What Advisors Need To Know About Long-Term DI Costs
May is Disability Insurance Awareness Month. It’s the perfect time to highlight disability insurance to agents, brokers and advisors who may be interested in adding this relatively untapped product to their arsenal.
Disability insurance replaces a portion of a policyholder’s regular income - usually between 40% and 60% - if physical injury, medical illness or mental health issues leave them unable to work and earn a paycheck.
When compared to life insurance, it’s a massively undersold product even though statistics should suggest otherwise.
According to LIMRA, 52% of Americans own life insurance compared with only 14% who own disability insurance.
Yet the Social Security Administration estimates today’s 20-year-olds have a 1-in-4 chance of becoming disabled during their career. Comparatively, a 25-year-old man has a 1-in-6 chance of dying before retirement, while that chance is 1 in 9 for a 25-year-old woman.
Moreover, 48% of mortgage foreclosures are due to disability, compared to only 3% due to death.
With only 14% of Americans owning disability insurance, DI presents a big opportunity for insurance agents.
There are some challenges to selling the product. Chief among those challenges is a complicated and lengthy application and underwriting process. But that is being solved by insurtechs that have brought the process online and use predictive analytics to expedite underwriting.
Another challenge is a lack of awareness and knowledge on the product. One survey found 13% of employees know “a lot” about disability insurance compared to 52% who know “nothing at all.”
Another survey found 38% of millennials are not very familiar with either long-term or short-term disability insurance. Considering their chances of facing disability, this is concerning.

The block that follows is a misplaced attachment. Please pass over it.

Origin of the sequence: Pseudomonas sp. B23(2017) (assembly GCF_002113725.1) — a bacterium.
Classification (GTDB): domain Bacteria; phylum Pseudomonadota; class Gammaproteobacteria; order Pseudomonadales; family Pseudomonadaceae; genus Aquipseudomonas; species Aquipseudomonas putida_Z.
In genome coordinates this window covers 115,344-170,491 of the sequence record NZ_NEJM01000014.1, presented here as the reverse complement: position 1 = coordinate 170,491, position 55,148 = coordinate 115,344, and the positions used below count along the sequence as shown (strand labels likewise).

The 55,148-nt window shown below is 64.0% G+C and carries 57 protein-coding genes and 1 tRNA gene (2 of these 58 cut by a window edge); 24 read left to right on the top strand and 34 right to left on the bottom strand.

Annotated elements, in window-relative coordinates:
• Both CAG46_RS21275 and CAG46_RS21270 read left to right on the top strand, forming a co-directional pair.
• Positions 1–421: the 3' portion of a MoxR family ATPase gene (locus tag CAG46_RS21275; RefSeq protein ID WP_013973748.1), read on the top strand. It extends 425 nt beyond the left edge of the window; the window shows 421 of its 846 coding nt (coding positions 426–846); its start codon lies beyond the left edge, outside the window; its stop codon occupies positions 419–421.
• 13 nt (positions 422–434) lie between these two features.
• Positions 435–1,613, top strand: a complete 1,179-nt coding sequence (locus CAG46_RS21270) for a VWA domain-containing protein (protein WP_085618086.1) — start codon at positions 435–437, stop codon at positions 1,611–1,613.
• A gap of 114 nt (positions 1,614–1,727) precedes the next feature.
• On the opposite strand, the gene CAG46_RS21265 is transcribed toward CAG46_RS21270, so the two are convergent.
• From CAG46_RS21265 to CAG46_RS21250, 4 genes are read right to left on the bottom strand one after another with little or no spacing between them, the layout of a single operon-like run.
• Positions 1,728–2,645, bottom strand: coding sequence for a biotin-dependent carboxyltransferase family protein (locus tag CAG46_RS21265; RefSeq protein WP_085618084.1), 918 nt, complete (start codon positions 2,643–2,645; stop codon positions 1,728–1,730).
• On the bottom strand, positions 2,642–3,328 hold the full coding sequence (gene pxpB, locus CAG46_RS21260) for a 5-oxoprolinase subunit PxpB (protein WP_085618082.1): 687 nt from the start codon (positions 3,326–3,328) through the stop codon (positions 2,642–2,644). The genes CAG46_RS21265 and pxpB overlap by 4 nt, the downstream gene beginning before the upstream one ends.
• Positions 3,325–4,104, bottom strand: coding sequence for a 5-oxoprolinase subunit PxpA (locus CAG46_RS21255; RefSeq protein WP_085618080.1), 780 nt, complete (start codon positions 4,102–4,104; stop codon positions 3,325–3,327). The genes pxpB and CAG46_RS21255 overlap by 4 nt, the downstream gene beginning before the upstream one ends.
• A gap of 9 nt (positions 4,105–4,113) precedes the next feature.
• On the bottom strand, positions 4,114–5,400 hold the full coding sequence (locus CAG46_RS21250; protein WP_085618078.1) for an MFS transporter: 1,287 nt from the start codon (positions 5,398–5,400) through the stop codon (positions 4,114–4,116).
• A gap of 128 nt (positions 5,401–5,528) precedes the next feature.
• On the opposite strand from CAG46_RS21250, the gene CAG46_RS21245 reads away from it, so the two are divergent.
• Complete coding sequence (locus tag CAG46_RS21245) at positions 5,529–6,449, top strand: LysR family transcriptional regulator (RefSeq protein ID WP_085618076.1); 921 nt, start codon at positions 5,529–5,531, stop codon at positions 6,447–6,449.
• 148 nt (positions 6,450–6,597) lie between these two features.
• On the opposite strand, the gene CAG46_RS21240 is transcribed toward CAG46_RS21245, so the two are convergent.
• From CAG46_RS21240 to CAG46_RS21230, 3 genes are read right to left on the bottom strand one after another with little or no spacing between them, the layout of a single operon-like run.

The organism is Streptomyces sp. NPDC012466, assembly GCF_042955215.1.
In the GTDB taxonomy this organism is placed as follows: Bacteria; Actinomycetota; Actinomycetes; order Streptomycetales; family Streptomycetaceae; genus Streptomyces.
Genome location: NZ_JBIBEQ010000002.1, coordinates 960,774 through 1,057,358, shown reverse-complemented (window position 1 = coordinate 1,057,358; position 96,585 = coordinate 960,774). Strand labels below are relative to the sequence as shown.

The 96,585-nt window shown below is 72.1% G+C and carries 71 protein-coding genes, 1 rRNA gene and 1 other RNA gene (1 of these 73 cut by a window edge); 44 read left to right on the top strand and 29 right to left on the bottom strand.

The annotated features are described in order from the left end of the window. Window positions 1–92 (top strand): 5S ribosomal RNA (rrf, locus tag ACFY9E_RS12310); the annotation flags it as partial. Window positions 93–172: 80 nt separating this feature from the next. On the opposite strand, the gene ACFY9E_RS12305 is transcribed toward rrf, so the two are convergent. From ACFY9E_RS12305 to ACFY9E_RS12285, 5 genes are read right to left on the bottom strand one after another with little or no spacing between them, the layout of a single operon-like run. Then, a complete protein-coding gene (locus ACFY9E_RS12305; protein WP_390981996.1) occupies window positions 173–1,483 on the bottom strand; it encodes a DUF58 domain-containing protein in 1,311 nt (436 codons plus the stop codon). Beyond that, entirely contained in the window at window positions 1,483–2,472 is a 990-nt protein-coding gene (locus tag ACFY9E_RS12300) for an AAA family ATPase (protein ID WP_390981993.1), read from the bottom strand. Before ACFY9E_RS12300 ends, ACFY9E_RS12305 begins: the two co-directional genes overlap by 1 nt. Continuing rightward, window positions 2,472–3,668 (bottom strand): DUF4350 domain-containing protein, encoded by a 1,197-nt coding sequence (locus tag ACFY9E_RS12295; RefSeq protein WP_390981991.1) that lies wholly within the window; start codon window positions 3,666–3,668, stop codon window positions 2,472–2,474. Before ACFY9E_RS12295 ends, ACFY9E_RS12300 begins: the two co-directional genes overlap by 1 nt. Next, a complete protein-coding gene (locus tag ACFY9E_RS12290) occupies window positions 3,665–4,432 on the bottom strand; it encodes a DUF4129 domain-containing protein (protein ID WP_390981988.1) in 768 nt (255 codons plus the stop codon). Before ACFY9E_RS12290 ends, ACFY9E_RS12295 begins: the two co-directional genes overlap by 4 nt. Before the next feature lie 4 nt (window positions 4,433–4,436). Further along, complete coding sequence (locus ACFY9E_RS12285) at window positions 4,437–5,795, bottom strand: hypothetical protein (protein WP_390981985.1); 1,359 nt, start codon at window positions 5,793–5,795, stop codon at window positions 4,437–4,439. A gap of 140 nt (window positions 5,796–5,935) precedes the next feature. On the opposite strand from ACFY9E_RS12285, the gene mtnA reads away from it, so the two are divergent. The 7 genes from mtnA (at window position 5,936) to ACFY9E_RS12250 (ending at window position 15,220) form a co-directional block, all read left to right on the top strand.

With this disability insurance knowledge gap in mind, let’s focus on the cost of disability insurance so that agents, advisors and brokers can have the most up-to-date pricing data when their clients ask for it.
The Cost Of DI
When talking about the cost of disability insurance, the general rule of thumb is that either type (long-term or short term) will have an annual premium cost between 1% and 4% of a policyholder’s annual income.
Another rule to follow is that policyholder should expect to pay between 2% and 6% of their monthly benefit amount in premium.
While those are more generalizations for the cost of disability insurance, Breeze recently put together a report on disability insurance pricing. We analyzed all of our long-term disability insurance quote data from the last two full years to provide the average cost of long-term disability insurance by age, gender, occupation and state.
According to the report, the average annual disability insurance cost in 2021 was $1,297, which breaks down to $108.11 in monthly premium. In 2020, this annual figure was $1,084, or $90.33 monthly.
Although that does represent a year-over-year increase in the price for long-term disability insurance, it’s important to note consumers were looking for a much larger benefit in 2021 compared with 2020.